A long time ago, students finished their study and got a mortgage to buy themselves a nice house. Nowadays, this sounds like a fairytale. For most students, buying a house seems far away. Student loans are high, therefore mortgages are low and this is happening while housing prices go through the roof. Spring 2020, the average price of a house in the Netherlands went to 344.000 €, resulting in a new record. And since most students from Groningen move to Amsterdam, they can expect to pay way above this average price.
Housing prices have been increasing for 23 years straight.
From 1985 to 2008, the housing prices have been increasing for 23 years straight. This resulted in a price increase of 115% (adjusted for inflation). From 2009 until 2014 the prices have decreased, but now the tide has turned again. Housing prices are going crazy the last few years. But what fuels these rising housing prices?
1. Low interest rates
As you might know, interest rates are currently on a historical low level. So now it is cheap to borrow money, mortgages are also going up. These higher mortgages give buyers the budget and confidence to pay more for their house.
2. Real estate investors
Now interest rates are low, investors have to look for returns elsewhere. One place to find their return, is real estate. Real estate has shown reliable returns in the past and seems like a good substitute for interest returns. More professional investors are buying themselves into the Dutch housing market. BlackRock is a newcomer in the Dutch real estate market, who just bought a real estate portfolio in Amsterdam for 500 million. This immediately makes them the fourth-largest homeowner in our capital. This kind of companies do not have a great reputation, when it’s about the housing market. Worldwide there are many stories about BlackRock exploiting their tenants, to maximize their profits.
3. Rising construction costs
There have been many fallbacks in construction work in the previous years. On top of that, the government has sharpened sustainability regulation, which causes construction costs to be significantly higher. This is fueling the price of newly built homes by up to 20%. In the past however, rising construction costs were in line with the economic growth. So the rising construction costs, have only been of significant effect for the last few years. When construction companies have learned to cope with the new situation, it is expected that its impact on the final price will decrease.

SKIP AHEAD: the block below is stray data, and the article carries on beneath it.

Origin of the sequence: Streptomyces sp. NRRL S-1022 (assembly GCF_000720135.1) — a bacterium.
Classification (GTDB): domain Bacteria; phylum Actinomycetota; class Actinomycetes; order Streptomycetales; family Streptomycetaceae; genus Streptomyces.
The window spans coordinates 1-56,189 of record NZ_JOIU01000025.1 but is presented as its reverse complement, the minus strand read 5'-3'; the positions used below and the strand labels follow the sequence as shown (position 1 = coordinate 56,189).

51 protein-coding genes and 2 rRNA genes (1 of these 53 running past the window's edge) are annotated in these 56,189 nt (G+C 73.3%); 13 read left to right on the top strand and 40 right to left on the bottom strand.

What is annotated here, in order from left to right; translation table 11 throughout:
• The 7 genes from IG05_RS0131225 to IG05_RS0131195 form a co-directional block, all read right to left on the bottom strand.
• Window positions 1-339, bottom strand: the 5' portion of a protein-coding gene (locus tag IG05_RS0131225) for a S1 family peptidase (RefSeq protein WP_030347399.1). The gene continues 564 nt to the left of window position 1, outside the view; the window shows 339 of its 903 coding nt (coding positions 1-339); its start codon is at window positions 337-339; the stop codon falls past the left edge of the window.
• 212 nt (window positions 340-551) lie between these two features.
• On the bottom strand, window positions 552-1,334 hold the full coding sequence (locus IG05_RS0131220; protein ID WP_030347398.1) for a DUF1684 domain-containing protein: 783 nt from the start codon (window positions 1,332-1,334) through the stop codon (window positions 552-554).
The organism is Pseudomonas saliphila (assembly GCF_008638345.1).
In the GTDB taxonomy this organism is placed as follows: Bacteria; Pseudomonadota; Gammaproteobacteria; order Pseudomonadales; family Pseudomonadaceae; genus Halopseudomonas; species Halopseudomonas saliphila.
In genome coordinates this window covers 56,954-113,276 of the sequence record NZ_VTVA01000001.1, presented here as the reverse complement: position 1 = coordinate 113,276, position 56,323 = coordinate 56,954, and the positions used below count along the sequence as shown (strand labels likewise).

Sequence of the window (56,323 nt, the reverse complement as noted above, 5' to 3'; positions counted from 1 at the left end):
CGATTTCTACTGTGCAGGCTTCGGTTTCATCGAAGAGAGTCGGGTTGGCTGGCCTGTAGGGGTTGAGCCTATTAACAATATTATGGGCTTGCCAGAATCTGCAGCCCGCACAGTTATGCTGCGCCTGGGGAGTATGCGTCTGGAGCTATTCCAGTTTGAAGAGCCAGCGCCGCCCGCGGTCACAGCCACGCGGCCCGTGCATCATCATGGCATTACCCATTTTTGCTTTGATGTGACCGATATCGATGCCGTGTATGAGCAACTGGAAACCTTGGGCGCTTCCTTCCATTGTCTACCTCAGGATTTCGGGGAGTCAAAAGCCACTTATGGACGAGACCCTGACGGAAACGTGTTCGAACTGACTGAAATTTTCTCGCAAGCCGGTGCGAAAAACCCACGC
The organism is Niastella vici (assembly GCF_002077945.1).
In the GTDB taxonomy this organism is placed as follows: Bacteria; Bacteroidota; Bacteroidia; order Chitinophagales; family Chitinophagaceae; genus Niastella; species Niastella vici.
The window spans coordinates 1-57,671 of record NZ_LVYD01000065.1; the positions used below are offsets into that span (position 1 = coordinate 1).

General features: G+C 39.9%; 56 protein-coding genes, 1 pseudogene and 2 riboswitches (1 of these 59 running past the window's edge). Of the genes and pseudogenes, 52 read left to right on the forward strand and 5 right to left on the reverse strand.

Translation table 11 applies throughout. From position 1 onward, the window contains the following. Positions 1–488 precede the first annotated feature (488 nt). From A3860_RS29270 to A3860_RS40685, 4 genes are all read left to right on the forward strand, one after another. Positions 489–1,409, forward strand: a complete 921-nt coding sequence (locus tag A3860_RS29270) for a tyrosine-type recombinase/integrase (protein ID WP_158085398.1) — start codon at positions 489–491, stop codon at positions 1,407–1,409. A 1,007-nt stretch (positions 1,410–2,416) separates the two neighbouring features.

4. Lack of housing supply
Currently there is a shortage of 315.000 houses in the Netherlands. New regulation prohibits many building projects from taking off. Therefore, housing corporations are blaming the government for the housing shortage. In practice, this means that when a house becomes available for sale, way more people are interested. Home brokers use this situation to increase the final price, by forcing buyers into a bidding war. Now the budgets of people are higher due to the low interest, it often appears that people overbid on the asking price of a house. In the past this would have been unthinkable, but today it often is needed to be able to win a bidding war.
There is a fundamental difference between the crisis in 2008 and the crisis today.
Will the prices drop now, just like in the financial crisis?
Experts are not sure about how the housing market will develop in the upcoming year. They point out that there is a fundamental difference between both crises. In 2009, it was very hard to get a mortgage. Today, there are no difficulties when you want a mortgage. This is good for the consumer, but it also keeps prices high.
So, is it easier for us students to buy a house in the upcoming years? Currently, it does not look like it. Luckily the aggressive growth of housing prices will be tempered by the economic weakening. But being a young homeowner in the Netherlands, still seems like fiction.